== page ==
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Sitting position

Neurosurgical procedures in sitting position need advanced cardiovascular monitoring.

There is an ongoing debate about the sitting position (SP) in neurosurgical patients. The SP provides a number of advantages as well as severe complications such as commonly concerning venous air embolism (VAE). The best monitoring system for the detection of VAE is still controversial.

In a retrospective analysis Günther et al compared 208 patients. Transesophageal echocardiography (TEE) or transthoracic Doppler (TTD) were used as monitoring devices to detect VAE; 101 cases were monitored with TEE and 107 with TTD.

The overall incidence of VAE was 23% (TTD: 10%; TEE: 37%), but the incidence of clinically relevant VAE (drop in end-tidal carbon dioxide above 3 mmHg) was higher in the TTD group (9 out of 17 VAE, 53%) compared to the TEE group (19 out of 62 VAE, 31%). None of the patients with recorded VAE had clinically significant sequelae.

In this small sample they found more VAE events in the TEE group, but the incidence of clinically relevant VAE was rare and comparable to other data. There is no consensus in the definition of clinically relevant VAE. 1).

The sitting position is a safe positioning technique if Transesophageal echocardiography (TEE) monitoring is used 2)

Invasive arterial blood pressure measurements for systolic (ABPsys), diastolic (ABPdiast) and mean arterial pressure (MAP) are established monitoring technologies for these kind of procedures. A noninvasive device for continuous monitoring of blood pressure and CO based on a modified Penaz technique (volume-clamp method) was introduced.

The surgical field remains clean during the whole procedure. The venous pressure is very low and there is less venous bleeding. The main disadvantage of this position is the occurrence of air embolism which is rapidly and precisely diagnosed with the trans-esophageal Doppler. The air can be aspirated from the right atrium with the central lines placed in the correct position pre-operatively.

The sitting position is generally preferred for the supracerebellar approach because it allows gravity to work in the surgeon’s favor by facilitating cerebellar retraction and reducing venous bleeding and pooling in the operative field. The disadventage involving the risk of air embolus can be minimized by taking proper precautions.

The sitting position can be employed with acceptable rates of morbidity and mortality. However, these reports were prepared by groups performing 50 to 100 or more of these procedures per year, and the hazards of the sitting position may be greater for teams who have less frequent occasion to use it. With increasing frequency, the sitting position is being avoided through the use of one of its alternatives (prone, semilateral, lateral positions). However, we are likely to continue encountering it because even surgeons who are inclined to use alternative positions may opt for the sitting position when access to midline structures (the floor of the fourth ventricle, the pontomedullary junction, and the vermis) is required. Nonetheless, alternative positions for posterior fossa surgery exist and should be considered when a patient has contraindications to the sitting position.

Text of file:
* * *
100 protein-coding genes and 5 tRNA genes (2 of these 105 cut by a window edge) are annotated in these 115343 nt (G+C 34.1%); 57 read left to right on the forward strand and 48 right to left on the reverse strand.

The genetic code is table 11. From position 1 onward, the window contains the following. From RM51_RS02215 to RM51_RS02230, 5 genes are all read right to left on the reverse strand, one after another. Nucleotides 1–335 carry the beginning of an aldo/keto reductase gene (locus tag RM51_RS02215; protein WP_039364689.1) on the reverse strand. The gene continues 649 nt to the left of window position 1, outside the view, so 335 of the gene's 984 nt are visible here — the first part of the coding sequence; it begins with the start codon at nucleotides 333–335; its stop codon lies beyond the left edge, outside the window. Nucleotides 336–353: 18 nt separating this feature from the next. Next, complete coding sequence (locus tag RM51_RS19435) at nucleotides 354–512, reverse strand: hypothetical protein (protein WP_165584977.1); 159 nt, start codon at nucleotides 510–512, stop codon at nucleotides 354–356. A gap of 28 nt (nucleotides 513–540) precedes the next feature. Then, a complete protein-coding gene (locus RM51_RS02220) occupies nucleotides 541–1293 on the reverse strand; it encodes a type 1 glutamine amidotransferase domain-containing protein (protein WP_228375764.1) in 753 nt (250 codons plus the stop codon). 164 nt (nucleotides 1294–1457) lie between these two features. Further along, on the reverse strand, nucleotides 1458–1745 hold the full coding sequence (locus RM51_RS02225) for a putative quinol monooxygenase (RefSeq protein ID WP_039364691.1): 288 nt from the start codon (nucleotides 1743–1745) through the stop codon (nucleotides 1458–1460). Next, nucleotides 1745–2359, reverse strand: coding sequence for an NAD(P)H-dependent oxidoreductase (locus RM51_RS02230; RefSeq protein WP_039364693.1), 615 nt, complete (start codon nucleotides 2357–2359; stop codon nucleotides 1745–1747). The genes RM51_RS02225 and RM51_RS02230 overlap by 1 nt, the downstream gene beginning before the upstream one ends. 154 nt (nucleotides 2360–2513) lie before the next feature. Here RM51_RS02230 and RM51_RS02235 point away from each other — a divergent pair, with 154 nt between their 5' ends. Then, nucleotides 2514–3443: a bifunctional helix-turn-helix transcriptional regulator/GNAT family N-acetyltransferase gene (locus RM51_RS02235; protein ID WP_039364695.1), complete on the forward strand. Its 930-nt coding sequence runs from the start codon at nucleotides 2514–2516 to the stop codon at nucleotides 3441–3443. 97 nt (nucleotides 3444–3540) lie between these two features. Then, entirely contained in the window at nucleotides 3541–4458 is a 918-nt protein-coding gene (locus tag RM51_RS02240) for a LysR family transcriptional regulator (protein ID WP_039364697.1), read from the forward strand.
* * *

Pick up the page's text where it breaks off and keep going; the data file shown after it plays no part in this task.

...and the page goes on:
Because controversy exists regarding continued use of the seated position for neurosurgical procedures, this prospective (1981-1983) and retrospective (1972-1981) analysis of 554 seated patients was done to establish the incidence and severity of venous air embolism (VAE) related to type of surgical procedure and anesthetic technique; to examine the impact of specific monitoring practices on detection, morbidity, and mortality; and to establish the incidence of other complications related to the seated position (hypotension, quadriplegia, and arterial air embolism (AAE)). The overall morbidity and mortality related to the seated position was 1% (2 VAE, 1 AAE, 2 hypotension, 1 myocardial infarction) and 0.9% (1 VAE, 1 AAE, 2 hypotension, 1 quadriplegia), respectively. There has been no mortality since 1975. N2O did not seem to increase the incidence or severity of VAE. The seated position is safe in experienced hands if appropriate surgical and anesthetic skills are exercised in patient selection and management. Caution is advised in patients with atherosclerotic cardiovascular disease, severe hypertension, cervical stenosis, and right to left intracardiac shunts 3).

see Pneumocephalus in the sitting position

Günther F, Frank P, Nakamura M, Hermann EJ, Palmaers T. Venous air embolism in the sitting position in cranial neurosurgery: incidence and severity according to the used monitoring. Acta Neurochir (Wien). 2016 Nov 28. [Epub ahead of print] PubMed PMID: 27896454.
Ganslandt O, Merkel A, Schmitt H, Tzabazis A, Buchfelder M, Eyupoglu I, Muenster T. The sitting position in neurosurgery: indications, complications and results. a single institution experience of 600 cases. Acta Neurochir (Wien). 2013 Oct;155(10):1887-93. doi: 10.1007/s00701-013-1822-x. Epub 2013 Aug 8. PubMed PMID: 23925859.
Matjasko J, Petrozza P, Cohen M, Steinberg P. Anesthesia and surgery in the seated position: analysis of 554 cases. Neurosurgery. 1985 Nov;17(5):695-702. PubMed PMID: 4069324.
sitting_position.txt · Last modified: 2016/12/02 08:25 (external edit)